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James Bardin Palmer was born (c. 1771) to Joseph Palmer and Susannah Bardin of Dublin. Educated in the law, he practised in Ireland and England before emigrating to Prince Edward Island in 1802. Initially employed as a land agent, he also resumed the practice of law, and in 1806 became involved in colonial politics. He married Millicent Jones in 1803 and they had 12 children. His professional life was tumultuous: he experienced financial difficulties, was in and out of office and favour with the political leadership and the electorate, and was required more than once to defend himself against accusations of impropriety. He was a member of the Society of Loyal Electors, a group of elected House of Assembly members who formed an informal opposition to the governing elite, subsequently accused of disloyalty. Throughout his career he served in numerous administrative capacities within the government including: member of the Legislative Council, Adjunct General of the militia, Inspector of Public Accounts, Master and Registrar in Chancery, Inspector of Roads and Attorney General. He died suddenly in 1833. For more information see: Holman, H.T. “Palmer, James Bardin” Dictionary of Canadian Biography, Vol. VI, p.565-569.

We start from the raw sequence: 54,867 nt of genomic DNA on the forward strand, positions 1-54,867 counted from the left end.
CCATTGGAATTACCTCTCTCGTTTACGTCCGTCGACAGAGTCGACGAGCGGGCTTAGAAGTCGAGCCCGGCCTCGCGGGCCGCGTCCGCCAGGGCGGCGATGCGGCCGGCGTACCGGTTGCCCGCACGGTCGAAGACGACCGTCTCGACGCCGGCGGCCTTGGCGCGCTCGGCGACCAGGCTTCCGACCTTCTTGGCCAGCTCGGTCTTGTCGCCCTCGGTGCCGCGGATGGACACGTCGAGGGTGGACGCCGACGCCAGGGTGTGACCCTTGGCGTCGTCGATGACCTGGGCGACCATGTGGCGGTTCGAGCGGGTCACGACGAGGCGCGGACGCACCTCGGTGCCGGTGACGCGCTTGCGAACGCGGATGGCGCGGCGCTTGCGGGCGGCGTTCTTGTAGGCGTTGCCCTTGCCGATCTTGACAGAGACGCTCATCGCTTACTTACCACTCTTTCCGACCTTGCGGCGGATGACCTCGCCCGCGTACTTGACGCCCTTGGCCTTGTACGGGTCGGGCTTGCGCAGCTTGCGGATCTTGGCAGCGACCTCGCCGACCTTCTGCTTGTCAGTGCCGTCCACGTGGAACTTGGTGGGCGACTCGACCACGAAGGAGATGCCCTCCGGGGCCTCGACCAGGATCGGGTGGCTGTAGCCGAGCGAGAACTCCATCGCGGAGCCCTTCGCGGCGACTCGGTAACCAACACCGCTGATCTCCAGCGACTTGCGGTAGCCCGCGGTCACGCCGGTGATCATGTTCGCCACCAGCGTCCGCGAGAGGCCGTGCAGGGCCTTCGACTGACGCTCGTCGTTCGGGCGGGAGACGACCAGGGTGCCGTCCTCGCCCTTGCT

Edward Palmer, the second son of James Bardin, was born in 1809, trained in the law in his father’s office, and called to the Bar of PEI in 1831. Edward married Isabella Phoebe Tremaine; they had nine children. His political career spanned 1835 to 1873 serving in the House of Assembly and the Legislative Council, as Solicitor General, Attorney General, and Premier (1859-1863). A deeply conservative man, he opposed the implementation of responsible government or any reform which might be contrary to the interests of landowners. He represented PEI as a delegate to the Charlottetown and Quebec confederation conferences. Initially opposed to union with the other British North American colonies by 1873 he favoured the arrangement. After his electoral defeat in 1873 Palmer was named to the judiciary and appointed chief justice in1874, a post which he held until his death in 1889. For more information see: Robertson, Ian Ross. “Palmer, Edward” Dictionary of Canadian Biography, Vol. XI, p.664-670.
Edward’s grandson Harold Leonard Palmer graduated Osgoode Hall Law School. Called to the Bar of PEI in 1918, he practised in partnership with his father, H. James (Premier of PEI 1911), until 1921. He served as Prothonotary of Supreme Court 1921-1929, Judge of Probate Court 1929-1960 and District Judge of Admiralty 1948-1960. He married Dorothy Simpson in 1927; they had two children. Active in his church, Harold held the posts of Vice-Chancellor and later Chancellor of the Anglican Diocese of Nova Scotia (which included in PEI). During World War II he was the chairman of the PEI Draft Board. Harold Palmer died in 1975.